The case marks the third verdict delivered against Roundup since August 2018. Since acquiring Monsanto in a $63 billion deal, Bayer has inherited thausand of lawsuits over the weed killer. The corporation has repeatedly defended the controversial product, claiming that scientific evidence supports Monsanto’s position that glyphosate-based herbicides are not carcinogenic.


The 46-year-old Dewayne Johnson was the first to win the trial. He was diagnosed with end-stage lymphoma and has accused Monsanto of concealing the risks of his weed killer. The jury agreed.

Dewayne Johnson was the first cancer victim to take the company to court. The San Francisco groundskeeper was awarded $289 million, as the court ruled that the popular herbicide was responsible for his lymphoma. While the award was reduced to $78 million on appeal, it opened the floodgates for thousands of similar cases, and there are more than 11,200 such lawsuits currently pending against the German agrochemical conglomerate.

Bayer’s spokesman called the latest decision “excessive and unjustifiable,” saying that the company would appeal the verdict.


“Monsanto? One floor lower…”

My comment: Fuck you Monsanto !!!!! The only thing you have ever been able to give this planet is death, destruction, suffering for humans and animals.

I hope those who serve you will find a miserable death, and because it is so beautiful in hell, take away the corrupt politicians with you!

My best regards, Venus



‘Is the microphone really on?’: watch Greta Thunberg address UK MPs



‘Is the microphone really on?’: watch Greta Thunberg address UK MPs

Greta Thunberg (born 3 January 2003) is a school girl in Sweden who, at age 15, began protesting about the need for immediate action to combat climate change outside the Swedish parliament and has since become an outspoken climate activist.[1][2][3][4] She is known for having initiated the school strike for climate movement that formed in November 2018 and surged globally after the United Nations Climate Change Conference (COP24) in December the same year. Her personal activism began in August 2018, when her recurring and solitary Skolstrejk för klimatet (“School strike for the climate”) protesting outside the Swedish parliament in Stockholm began attracting media coverage.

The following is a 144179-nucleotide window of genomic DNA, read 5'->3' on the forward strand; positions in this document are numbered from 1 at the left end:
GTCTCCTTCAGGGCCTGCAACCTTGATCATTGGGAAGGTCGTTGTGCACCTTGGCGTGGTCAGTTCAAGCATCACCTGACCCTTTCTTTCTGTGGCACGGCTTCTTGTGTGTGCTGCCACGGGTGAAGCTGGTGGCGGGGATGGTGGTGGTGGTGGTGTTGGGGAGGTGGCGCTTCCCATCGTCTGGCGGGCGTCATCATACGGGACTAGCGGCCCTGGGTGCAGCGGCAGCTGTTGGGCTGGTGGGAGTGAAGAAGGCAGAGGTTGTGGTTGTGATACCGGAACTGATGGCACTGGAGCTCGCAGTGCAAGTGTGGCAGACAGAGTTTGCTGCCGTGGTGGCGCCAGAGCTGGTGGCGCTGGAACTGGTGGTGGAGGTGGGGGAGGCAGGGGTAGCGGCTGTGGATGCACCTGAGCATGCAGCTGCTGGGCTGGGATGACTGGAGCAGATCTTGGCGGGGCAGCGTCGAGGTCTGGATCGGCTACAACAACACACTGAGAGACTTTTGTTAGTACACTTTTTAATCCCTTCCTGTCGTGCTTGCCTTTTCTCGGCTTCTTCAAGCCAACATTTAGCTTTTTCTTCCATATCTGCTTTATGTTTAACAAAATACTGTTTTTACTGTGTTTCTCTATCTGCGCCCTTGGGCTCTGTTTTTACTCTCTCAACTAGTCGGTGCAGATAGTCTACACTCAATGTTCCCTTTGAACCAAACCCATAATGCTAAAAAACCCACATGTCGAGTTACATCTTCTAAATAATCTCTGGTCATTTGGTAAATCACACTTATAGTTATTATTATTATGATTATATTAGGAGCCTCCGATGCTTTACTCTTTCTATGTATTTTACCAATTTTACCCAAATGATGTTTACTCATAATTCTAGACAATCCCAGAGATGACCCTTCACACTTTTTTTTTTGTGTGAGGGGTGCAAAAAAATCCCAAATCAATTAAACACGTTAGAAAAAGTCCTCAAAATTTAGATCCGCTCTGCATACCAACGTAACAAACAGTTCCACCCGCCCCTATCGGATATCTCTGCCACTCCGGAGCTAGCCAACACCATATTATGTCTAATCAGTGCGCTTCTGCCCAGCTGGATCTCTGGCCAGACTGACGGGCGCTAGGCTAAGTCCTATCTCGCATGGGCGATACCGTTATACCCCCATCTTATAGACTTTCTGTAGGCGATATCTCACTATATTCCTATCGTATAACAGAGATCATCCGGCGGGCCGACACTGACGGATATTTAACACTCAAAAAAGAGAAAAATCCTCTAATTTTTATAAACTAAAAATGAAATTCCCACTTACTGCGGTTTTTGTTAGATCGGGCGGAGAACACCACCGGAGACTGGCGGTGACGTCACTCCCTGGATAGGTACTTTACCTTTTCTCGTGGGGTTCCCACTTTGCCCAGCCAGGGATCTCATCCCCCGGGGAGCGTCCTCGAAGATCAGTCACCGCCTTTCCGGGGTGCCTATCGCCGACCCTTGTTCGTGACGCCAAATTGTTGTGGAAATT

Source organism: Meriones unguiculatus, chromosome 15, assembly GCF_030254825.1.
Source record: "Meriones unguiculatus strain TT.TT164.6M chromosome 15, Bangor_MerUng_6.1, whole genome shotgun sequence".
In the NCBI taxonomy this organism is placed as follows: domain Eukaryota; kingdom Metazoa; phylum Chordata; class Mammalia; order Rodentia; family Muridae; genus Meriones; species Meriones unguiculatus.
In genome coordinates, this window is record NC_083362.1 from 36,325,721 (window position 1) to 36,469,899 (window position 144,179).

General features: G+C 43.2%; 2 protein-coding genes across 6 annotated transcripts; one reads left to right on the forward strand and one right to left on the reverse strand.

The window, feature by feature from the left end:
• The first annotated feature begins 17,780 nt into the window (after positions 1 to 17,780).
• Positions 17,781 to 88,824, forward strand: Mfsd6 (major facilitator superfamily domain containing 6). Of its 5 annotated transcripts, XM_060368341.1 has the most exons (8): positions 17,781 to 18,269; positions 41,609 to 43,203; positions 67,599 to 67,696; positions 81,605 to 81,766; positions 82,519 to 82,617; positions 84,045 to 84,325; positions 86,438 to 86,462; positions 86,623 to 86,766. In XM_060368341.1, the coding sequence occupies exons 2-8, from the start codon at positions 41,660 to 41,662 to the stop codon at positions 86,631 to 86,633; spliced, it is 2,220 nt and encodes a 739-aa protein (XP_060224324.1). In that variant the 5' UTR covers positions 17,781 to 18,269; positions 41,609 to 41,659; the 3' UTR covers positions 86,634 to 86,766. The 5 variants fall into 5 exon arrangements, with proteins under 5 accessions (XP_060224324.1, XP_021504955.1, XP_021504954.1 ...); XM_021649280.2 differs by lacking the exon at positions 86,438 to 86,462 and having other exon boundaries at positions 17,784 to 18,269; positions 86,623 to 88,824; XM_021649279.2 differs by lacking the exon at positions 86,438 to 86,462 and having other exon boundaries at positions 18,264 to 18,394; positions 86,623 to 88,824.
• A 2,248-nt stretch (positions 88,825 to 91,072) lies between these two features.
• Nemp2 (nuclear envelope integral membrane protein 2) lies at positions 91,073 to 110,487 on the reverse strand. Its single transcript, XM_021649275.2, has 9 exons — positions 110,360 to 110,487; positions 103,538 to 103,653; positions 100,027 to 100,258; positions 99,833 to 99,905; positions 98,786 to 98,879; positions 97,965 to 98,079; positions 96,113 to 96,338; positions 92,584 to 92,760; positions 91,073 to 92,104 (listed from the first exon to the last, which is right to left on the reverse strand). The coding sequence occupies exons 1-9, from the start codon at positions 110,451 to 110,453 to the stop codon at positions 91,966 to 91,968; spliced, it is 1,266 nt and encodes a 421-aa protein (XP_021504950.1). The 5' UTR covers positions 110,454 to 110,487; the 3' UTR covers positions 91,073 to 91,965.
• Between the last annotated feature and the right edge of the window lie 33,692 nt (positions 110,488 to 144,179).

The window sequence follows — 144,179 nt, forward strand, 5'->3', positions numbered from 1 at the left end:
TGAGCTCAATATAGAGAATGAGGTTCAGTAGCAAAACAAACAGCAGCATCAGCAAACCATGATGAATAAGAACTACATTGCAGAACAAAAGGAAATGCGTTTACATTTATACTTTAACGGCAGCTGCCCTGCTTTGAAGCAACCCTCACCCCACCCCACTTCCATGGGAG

On 15 March 2019, an estimated 1.4 million students in 112 countries around the world joined her call in the striking and protesting. Another event is scheduled for 24 May 2019.

Thunberg has received various prizes and awards for her activism. In March 2019, three members of the Norwegian parliament nominated Thunberg for the Nobel Peace Prize.

She recently visited London and addressed Members of Parliament.

See her speech here:


USA: Arizona – Ban Wildlife Killing Contests – Take Action Now !

Proj coy action alert

Dear Mark,
If you’ve already submitted comments to the Arizona Game and Fish (AZGF) Commission in support of their proposed rule to ban wildlife killing contests in the state – thank you!

If not, there’s still time to submit your comments. The Commission is accepting public comments on the proposed rule through this Sunday, May 12th.

There is also an opportunity to speak at the Commission’s June 21st meeting in Phoenix. Details below.

Wildlife killing contests are cruel and senseless events where participants compete to kill the greatest number, the largest, the smallest, or even the youngest of the targeted animal for prizes and entertainment. Hundreds of bobcats, coyotes, cougars, foxes, rabbits, badgers and other species are killed in these contests every year in Arizona.
Please write to the Commission TODAY urging them to support the proposed rule to prohibit wildlife killing contests.

Email comments to the Arizona Game and Fish Department:

You may also mail written comments to:
Arizona Game and Fish Department
Attn.: Rules Section
5000 W. Carefree Highway
Phoenix, AZ 85086

You can simply say, “Please adopt a rule change to Article 3, R12-4-303 that bans wildlife killing contests in Arizona. As someone who cares deeply about Arizona’s wildlife, people, and pets, I strongly support this proposed rule and changes to it that will remove loopholes, enhance enforcement, and broaden protections to all unprotected animals. Thank you for considering a ban on these barbaric events.”